May 10, 2001
Vol. 20 No. 16

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    Dignitaries dedicate Charter School today

    By William Harms
    News Office

    Students work in a computer lab at the North Kenwood-Oakland Charter School.
    Members of the community and civic and University leaders will get a chance Thursday, May 10, to see the results of a partnership that has led to the creation of the North Kenwood-Oakland Charter School, established by the University to provide challenging learning opportunities for Chicago public schoolchildren.

    President Randel will join city leaders at a ceremony that will recognize the accomplishments of the Charter School and its partner school, Ariel Community Academy. The dedication will begin at 10 a.m. in the auditorium of Shakespeare School, 1119 E. 46th St., which houses both the Charter School and Ariel Academy. The two schools have become crucial to a revitalizing neighborhood where people are building new townhouses and condominiums and rehabbing the existing housing stock.

    Vacant for more than 10 years, Shakespeare Building was remodeled last year so the two schools could open in the fall. Both schools offer students innovative opportunities. Ariel Academy is a small school within the Chicago Public School system, and North Kenwood-Oakland Charter School is operated by the University.

    The Charter School occupies three floors on the eastern wing of Shakespeare. The oldest portions of the school were built in 1893, and several additions have since been added. The two schools share common facilities, including an auditorium, a cafeteria, a science laboratory, a multipurpose room and a library.

    Charter Schools are publicly financed institutions that are independently operated. The North Kenwood-Oakland Charter School is accountable to the Chicago Public Schools on student achievement, financial management and other issues.

    The North Kenwood-Oakland Charter School, founded in 1998, is the outgrowth of initiatives by the University’s Center for School Improvement, led by Anthony Bryk, the Marshall Field IV Professor in Sociology. The center has worked with Chicago Public Schools on projects aimed at improving student and teacher learning and strengthening school leadership. Once the Chicago Public Schools granted the University a charter and the University then signed a five-year contract to operate it, the school was established.

    Educators believe a strong school community makes for a strong school, and that connection is emphasized in its work. “We want to have a friendly, welcoming atmosphere for parents and the community,” said Barbara Williams, co-director of the Charter School.

    The school has established a meeting room and drop-in center for parents, equipped with a computer and parenting information and educational materials that help some parents complete their high school requirements, allowing them to apply for college courses.

    “The parents know they are valued members of the school’s community,” said Marvin Hoffman, co-director of the school. “Their presence is evident in the classrooms and corridors of the school at all hours, not just during drop-off, pick-up and parent conferences.”

    The school encourages parents to volunteer in school activities and has a Family and Schools Together program for families of pre-kindergarten and kindergarten children. The program teaches parents ways in which they can support their children’s learning.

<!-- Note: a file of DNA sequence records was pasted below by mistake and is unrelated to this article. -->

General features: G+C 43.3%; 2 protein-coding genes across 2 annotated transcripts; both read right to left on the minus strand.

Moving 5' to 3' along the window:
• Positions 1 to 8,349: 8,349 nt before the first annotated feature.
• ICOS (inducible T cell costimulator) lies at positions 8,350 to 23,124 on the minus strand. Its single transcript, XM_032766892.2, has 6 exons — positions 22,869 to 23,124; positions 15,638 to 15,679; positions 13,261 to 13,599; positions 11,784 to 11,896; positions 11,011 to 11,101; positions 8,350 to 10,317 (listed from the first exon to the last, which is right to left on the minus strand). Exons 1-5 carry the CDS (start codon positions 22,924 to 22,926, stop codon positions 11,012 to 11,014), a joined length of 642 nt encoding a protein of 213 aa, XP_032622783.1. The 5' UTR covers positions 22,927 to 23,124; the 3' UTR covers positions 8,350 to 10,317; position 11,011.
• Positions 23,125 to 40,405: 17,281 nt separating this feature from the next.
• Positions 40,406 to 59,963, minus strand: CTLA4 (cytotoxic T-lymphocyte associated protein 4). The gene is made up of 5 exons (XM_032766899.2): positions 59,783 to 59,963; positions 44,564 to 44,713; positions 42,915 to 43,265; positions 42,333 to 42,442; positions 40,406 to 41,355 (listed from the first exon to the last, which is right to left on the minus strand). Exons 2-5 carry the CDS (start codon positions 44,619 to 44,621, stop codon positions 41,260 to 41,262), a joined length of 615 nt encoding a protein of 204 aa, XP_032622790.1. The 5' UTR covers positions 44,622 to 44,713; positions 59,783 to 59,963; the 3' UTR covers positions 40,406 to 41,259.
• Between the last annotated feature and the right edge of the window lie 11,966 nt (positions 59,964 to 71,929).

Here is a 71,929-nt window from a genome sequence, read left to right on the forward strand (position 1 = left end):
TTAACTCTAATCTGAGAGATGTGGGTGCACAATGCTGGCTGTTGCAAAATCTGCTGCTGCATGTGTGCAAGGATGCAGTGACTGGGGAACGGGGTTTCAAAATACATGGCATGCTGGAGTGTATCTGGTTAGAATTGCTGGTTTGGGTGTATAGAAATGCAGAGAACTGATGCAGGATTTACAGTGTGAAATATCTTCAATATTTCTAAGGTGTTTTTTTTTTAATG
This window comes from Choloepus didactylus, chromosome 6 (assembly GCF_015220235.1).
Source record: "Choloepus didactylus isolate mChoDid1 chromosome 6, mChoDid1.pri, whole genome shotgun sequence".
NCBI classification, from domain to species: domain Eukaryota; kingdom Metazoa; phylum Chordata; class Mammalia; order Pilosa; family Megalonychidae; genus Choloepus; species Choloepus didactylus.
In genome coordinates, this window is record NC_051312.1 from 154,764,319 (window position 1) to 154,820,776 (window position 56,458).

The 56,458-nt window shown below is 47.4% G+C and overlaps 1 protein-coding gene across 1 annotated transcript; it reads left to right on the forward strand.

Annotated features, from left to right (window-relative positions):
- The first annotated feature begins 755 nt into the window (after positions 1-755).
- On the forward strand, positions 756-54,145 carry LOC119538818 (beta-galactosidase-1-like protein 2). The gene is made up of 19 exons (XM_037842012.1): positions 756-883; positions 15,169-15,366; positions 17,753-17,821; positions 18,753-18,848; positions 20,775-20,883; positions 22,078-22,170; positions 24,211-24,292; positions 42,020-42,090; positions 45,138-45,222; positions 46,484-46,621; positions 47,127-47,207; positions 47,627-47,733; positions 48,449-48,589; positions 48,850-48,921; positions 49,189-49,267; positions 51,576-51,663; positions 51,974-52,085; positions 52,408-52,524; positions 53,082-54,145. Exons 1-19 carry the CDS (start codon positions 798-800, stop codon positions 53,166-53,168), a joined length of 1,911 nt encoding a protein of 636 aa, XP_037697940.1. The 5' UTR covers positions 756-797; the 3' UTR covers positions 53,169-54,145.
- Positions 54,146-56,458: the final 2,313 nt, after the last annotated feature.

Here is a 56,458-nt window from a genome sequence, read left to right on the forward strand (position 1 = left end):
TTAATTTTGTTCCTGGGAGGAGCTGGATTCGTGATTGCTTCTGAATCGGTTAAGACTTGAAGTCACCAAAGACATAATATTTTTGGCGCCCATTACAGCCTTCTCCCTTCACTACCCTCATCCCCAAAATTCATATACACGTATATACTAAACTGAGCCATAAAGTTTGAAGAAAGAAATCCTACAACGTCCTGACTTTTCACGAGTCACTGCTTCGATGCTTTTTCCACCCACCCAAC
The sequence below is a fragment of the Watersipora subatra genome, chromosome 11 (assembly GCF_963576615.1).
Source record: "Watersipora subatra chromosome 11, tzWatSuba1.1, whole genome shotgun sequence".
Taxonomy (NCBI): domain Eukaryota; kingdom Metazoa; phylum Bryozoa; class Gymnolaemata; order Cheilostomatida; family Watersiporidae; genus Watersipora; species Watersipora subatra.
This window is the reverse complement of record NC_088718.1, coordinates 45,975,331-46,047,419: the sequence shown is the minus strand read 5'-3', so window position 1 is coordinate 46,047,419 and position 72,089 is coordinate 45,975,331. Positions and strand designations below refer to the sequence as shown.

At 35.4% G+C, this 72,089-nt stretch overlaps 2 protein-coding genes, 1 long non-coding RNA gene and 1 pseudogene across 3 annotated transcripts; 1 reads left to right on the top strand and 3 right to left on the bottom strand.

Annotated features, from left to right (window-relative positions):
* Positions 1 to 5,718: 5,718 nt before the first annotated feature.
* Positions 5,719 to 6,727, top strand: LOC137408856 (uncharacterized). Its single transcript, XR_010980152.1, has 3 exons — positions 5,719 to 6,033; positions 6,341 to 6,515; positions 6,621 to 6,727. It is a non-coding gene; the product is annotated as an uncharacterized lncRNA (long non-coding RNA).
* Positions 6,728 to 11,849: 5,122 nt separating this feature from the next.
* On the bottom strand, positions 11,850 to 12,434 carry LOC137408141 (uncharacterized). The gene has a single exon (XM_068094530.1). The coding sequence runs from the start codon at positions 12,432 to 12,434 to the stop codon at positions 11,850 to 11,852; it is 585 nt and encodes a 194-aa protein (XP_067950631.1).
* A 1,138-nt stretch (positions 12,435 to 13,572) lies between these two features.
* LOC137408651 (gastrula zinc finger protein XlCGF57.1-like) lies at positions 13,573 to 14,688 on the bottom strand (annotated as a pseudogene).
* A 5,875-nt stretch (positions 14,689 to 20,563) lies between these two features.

The Charter School’s facilities and programs are designed to take advantage of what research and teacher experience have shown to be effective ways of improving education.

    “We believe one of our strengths is our small class size,” Williams said. “Small class size is important because it means we can give individual attention to students. They all do not learn the same way.”

    In a pre-kindergarten classroom, students sit on a carpet before a teacher who reads them a story. Along the walls sit five computers for the children to use. “Technology is important to the students and we want them to begin early,” Williams said.

    Computers are in every classroom and students use them for writing and research.

    The school emphasizes literacy and technology and uses a program developed by the Center for School Improvement to track pupils’ progress. Teachers take a comprehensive approach to literacy, which includes exposure to a language-rich environment, as well as phonics and word study. For students who need extra attention, the school has a teacher trained in the highly successful reading recovery method that emphasizes an individualized approach to students at risk of falling behind in the early grades.

    Additional help and extra time for learning are hallmarks of North Kenwood-Oakland Charter School. About 20 University students tutor youngsters in half-hour sessions twice weekly through the Volunteers in Service to America program, for instance.

    The school opens its doors at 7 a.m. and provides a hot breakfast for students whose parents need to drop them off early in order to get to work. Because it is a Charter School, North Kenwood-Oakland accepts students from throughout the city. Although about 35 percent of its students come from the immediate neighborhood, its enrollment of 235 includes youngsters from as far away as the South Loop and the far South Side.

    North Kenwood-Oakland Charter School has been adding grades each year and will have its first graduating class in 2002. Interest in the school has been strong, and applications far outnumber available spaces, with 400 students applying for 67 openings in the fall.